Shedding Light on Betelgeuse and VY Canis Majoris as Future Supernovae
December 10, 2008
Figure 1. A 10 micron mid-infrared image of Betelgeuse with the placement of the 8 individual PHOENIX slit positions marked. This image emphasizes extended nebular dust emission, rather than photospheric emission.
Nathan Smith (University of California – Berkeley), Ken Hinkle (NOAO) and Nils Ride (Lund Observatory) have used the near infrared spectrograph PHOENIX on Gemini South to study the geometry and kinematics of the active circumstellar envelopes in the supergiant stars Betelgeuse and VY Canis Majoris. These two stars are shedding huge amounts of mass in their “last gasps” and could explode as supernovae any time now.
Stars with initial mass of 20-40 solar mass are important, because their complex post-main sequence evolution is determined by their poorly understood mass loss. Massive stars shed copious amount of mass before exploding as supernovae; as instability of the interior and outer layers increases, such episodes of mass loss may be extremely intense in the late phases.
Figure 2. Spectral tracings of the 12-CO 1-0 emission line profile in the shell of Betelgeuse at a few representative positions.
Sampling the observable circumstellar envelopes around nearby massive stars can help to predict what type of supernovae we might expect in the event that they explode. Many of the observed properties of supernovae are determined by their environment as it is being struck by the expanding blast wave. Understanding the nature of supernovae progenitors is essential for the study of core-collapse supernovae in other galaxies at large distances.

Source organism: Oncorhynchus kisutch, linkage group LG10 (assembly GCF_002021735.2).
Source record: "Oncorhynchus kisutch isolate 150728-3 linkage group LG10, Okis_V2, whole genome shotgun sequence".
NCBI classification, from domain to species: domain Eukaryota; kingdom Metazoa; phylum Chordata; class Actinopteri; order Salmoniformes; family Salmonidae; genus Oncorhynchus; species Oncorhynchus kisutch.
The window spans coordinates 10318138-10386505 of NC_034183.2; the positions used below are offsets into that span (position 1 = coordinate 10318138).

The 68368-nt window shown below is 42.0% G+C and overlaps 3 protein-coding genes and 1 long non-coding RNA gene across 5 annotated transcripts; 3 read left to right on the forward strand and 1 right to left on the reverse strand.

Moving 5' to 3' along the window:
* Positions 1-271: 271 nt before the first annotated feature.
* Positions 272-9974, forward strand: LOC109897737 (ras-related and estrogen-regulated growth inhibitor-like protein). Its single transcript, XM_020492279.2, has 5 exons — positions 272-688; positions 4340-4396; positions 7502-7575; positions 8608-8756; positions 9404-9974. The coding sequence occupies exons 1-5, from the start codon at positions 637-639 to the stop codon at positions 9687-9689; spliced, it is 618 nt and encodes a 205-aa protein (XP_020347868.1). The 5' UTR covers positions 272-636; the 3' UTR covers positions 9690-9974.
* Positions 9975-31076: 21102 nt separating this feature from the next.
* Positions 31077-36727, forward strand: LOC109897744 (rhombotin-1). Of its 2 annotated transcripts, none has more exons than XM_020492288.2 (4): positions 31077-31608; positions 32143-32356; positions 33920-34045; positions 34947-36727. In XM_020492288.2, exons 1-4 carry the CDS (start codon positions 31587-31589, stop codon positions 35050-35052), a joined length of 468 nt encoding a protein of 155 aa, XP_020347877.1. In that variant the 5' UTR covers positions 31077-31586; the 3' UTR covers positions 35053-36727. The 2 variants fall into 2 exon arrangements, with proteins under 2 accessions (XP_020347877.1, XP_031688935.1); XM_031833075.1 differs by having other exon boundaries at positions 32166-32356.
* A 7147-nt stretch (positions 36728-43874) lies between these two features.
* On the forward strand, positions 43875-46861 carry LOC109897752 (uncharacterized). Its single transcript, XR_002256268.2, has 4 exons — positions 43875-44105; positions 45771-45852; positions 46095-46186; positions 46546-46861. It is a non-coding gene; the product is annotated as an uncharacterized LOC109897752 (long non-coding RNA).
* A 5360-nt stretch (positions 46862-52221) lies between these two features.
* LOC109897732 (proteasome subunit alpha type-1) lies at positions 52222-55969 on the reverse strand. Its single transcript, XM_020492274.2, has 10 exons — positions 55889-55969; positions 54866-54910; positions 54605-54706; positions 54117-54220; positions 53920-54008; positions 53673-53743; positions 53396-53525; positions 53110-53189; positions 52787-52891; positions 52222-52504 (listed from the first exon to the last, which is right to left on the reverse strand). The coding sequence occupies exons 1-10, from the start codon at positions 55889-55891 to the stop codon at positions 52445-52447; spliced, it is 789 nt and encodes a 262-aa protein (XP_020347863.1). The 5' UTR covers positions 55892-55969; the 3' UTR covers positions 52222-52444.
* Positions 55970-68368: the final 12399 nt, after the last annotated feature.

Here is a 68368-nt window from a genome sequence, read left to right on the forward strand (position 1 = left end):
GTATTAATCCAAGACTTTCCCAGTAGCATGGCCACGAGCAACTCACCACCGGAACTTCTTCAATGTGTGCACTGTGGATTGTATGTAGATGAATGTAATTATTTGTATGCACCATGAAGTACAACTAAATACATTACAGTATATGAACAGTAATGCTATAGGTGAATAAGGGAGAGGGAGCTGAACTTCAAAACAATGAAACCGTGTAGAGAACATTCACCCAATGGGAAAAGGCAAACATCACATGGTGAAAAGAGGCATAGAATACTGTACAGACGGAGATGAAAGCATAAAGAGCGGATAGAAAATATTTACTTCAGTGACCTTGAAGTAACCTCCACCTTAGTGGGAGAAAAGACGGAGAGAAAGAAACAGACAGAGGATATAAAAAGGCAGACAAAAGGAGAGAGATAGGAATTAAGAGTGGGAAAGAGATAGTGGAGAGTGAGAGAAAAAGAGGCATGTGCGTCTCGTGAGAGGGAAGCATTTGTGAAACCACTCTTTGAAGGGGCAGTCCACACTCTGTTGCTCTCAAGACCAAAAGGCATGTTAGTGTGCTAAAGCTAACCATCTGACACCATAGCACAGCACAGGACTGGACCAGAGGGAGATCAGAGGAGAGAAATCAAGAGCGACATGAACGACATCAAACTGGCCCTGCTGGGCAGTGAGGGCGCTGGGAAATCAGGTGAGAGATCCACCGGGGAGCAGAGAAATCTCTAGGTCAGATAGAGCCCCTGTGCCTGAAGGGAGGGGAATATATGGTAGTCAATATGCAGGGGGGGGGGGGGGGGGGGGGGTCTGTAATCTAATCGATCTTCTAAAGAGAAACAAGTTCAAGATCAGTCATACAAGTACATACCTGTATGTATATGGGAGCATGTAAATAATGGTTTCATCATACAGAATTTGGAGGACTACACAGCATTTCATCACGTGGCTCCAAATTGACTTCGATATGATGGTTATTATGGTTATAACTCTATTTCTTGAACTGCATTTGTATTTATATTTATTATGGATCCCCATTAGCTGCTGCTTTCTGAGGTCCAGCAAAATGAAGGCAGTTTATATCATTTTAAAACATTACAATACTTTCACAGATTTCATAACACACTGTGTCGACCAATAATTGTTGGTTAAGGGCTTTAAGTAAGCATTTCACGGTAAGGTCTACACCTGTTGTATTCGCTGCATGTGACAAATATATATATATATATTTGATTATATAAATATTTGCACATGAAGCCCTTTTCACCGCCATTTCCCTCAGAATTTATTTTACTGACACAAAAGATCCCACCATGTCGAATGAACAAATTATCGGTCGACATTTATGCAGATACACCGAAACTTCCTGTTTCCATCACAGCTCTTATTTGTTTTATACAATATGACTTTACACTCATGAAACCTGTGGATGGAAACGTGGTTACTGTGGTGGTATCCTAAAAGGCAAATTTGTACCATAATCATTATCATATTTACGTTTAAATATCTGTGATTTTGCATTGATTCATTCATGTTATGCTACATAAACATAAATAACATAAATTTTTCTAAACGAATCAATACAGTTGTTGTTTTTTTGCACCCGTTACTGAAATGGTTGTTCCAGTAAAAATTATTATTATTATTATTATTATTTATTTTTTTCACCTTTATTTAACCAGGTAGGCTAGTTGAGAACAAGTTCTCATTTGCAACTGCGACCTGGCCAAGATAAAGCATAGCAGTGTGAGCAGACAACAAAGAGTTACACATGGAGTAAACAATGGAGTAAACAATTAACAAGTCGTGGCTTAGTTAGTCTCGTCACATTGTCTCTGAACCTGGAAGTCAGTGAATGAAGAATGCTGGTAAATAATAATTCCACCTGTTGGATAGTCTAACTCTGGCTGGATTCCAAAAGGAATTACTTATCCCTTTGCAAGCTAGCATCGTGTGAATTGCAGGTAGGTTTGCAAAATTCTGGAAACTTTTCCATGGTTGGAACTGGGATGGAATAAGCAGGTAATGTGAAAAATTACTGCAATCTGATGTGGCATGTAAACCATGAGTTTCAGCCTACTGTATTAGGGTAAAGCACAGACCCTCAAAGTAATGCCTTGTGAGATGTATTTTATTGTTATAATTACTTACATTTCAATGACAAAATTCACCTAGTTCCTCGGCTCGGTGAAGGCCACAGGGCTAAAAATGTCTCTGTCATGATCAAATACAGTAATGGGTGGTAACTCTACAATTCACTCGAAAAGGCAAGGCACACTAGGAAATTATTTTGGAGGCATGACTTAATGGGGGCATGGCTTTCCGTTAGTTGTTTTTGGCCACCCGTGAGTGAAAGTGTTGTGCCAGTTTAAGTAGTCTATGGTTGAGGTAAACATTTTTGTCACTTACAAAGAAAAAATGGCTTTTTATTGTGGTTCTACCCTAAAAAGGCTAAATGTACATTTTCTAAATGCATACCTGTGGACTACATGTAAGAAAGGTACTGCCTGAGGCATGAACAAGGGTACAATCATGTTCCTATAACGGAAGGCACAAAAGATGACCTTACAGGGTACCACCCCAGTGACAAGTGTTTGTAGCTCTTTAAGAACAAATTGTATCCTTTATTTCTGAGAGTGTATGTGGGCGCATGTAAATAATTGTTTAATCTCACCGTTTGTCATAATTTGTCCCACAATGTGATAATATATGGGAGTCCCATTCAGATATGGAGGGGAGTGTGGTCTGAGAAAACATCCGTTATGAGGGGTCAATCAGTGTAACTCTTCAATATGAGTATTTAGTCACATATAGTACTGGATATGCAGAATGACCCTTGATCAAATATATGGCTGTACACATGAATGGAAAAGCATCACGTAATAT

The authors present the results of their multi-slit spectroscopy of the rich envelope of Betelgeuse and VY CMa, two evolved red supergiants that are shedding copious amount of material.
Figure 3. Diagram of the proposed schematic geometry and structure of the likely pre-supernova environment around VY CMa, consisting of individual asymmetric mass ejections.
For Betelgeuse (at a distance of about 200 parsecs, ~650 light years), they find a mildly clumpy, otherwise spherical shell, from CO emission mapped within 3 arcseconds (100 to 1000 astronomical units) of the star (Figure 1). CO emission (at velocities ranging from +5 to +35 km/sec.) was also detected (Figure 2). Betelgeuse's environment appears shaped by a steady stellar wind and constant flow of dM/dt ~ 2 x 10-6 Msun/year over the past ~300 years. If Betelgeuse exploded now, it would produce a luminous Type II supernova with a blast wave expanding at about 15,000 km/sec. During its brightest phase, the wave would sweep through the portion of the envelope mapped here (Figure 1) with PHOENIX.
In the case of VY CMa (at a distance of about 1.5 kiloparsecs, 4,900 light years), which has prodigious mass loss, the CO emission is coincident with the bright KI shell in its clumpy asymmetric reflection nebula. If the star exploded, it would be different from Betelgeuse because its current mass-loss is 100 times larger than that of Betelgeuse; its envelope is also very inhomogeneous, resulting from multiple mass ejections in the last 1000 years. To a distant observer, an exploded VY CMa would appear as a bona fide SN IIn with a blast wave with a velocity of a few thousands of kilometers-per-second. This explosion would be moderately luminous and long lasting, with detectable interaction with the surrounding envelope for about a decade after the explosion.
For more details, see the article; “Red Supergiants as Potential Type IIn Supernova Progenitors: Spatially Resolved 4.6 micron CO Emission around VY CMa and Betelgeuse,” by Nathan Smith, Kenneth H. Hinkle and Nils Ryde, The Astronomical Journal, 2009, in press.